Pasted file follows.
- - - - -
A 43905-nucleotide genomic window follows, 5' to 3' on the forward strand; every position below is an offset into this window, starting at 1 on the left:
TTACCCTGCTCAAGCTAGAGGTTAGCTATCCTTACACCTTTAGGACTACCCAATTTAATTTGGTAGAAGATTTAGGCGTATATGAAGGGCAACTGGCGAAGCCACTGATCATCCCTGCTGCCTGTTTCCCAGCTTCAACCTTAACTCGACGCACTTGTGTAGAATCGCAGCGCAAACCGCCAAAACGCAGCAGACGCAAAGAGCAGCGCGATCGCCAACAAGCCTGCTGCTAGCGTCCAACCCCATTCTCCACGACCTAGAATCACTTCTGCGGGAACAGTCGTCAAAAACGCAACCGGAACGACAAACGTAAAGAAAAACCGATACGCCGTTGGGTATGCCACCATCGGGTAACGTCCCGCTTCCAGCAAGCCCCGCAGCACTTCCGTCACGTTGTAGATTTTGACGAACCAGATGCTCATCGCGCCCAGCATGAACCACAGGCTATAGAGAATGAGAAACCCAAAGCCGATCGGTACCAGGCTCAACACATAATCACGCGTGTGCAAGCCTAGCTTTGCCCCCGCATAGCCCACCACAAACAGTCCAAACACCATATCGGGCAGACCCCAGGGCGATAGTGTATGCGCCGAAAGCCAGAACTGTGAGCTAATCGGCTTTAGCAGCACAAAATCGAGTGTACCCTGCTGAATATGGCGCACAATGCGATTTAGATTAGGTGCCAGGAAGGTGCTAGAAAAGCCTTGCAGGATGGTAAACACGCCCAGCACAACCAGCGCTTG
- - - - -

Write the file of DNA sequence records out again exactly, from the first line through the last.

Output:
A 43905-nucleotide genomic window follows, 5' to 3' on the forward strand; every position below is an offset into this window, starting at 1 on the left:
TTACCCTGCTCAAGCTAGAGGTTAGCTATCCTTACACCTTTAGGACTACCCAATTTAATTTGGTAGAAGATTTAGGCGTATATGAAGGGCAACTGGCGAAGCCACTGATCATCCCTGCTGCCTGTTTCCCAGCTTCAACCTTAACTCGACGCACTTGTGTAGAATCGCAGCGCAAACCGCCAAAACGCAGCAGACGCAAAGAGCAGCGCGATCGCCAACAAGCCTGCTGCTAGCGTCCAACCCCATTCTCCACGACCTAGAATCACTTCTGCGGGAACAGTCGTCAAAAACGCAACCGGAACGACAAACGTAAAGAAAAACCGATACGCCGTTGGGTATGCCACCATCGGGTAACGTCCCGCTTCCAGCAAGCCCCGCAGCACTTCCGTCACGTTGTAGATTTTGACGAACCAGATGCTCATCGCGCCCAGCATGAACCACAGGCTATAGAGAATGAGAAACCCAAAGCCGATCGGTACCAGGCTCAACACATAATCACGCGTGTGCAAGCCTAGCTTTGCCCCCGCATAGCCCACCACAAACAGTCCAAACACCATATCGGGCAGACCCCAGGGCGATAGTGTATGCGCCGAAAGCCAGAACTGTGAGCTAATCGGCTTTAGCAGCACAAAATCGAGTGTACCCTGCTGAATATGGCGCACAATGCGATTTAGATTAGGTGCCAGGAAGGTGCTAGAAAAGCCTTGCAGGATGGTAAACACGCCCAGCACAACCAGCGCTTG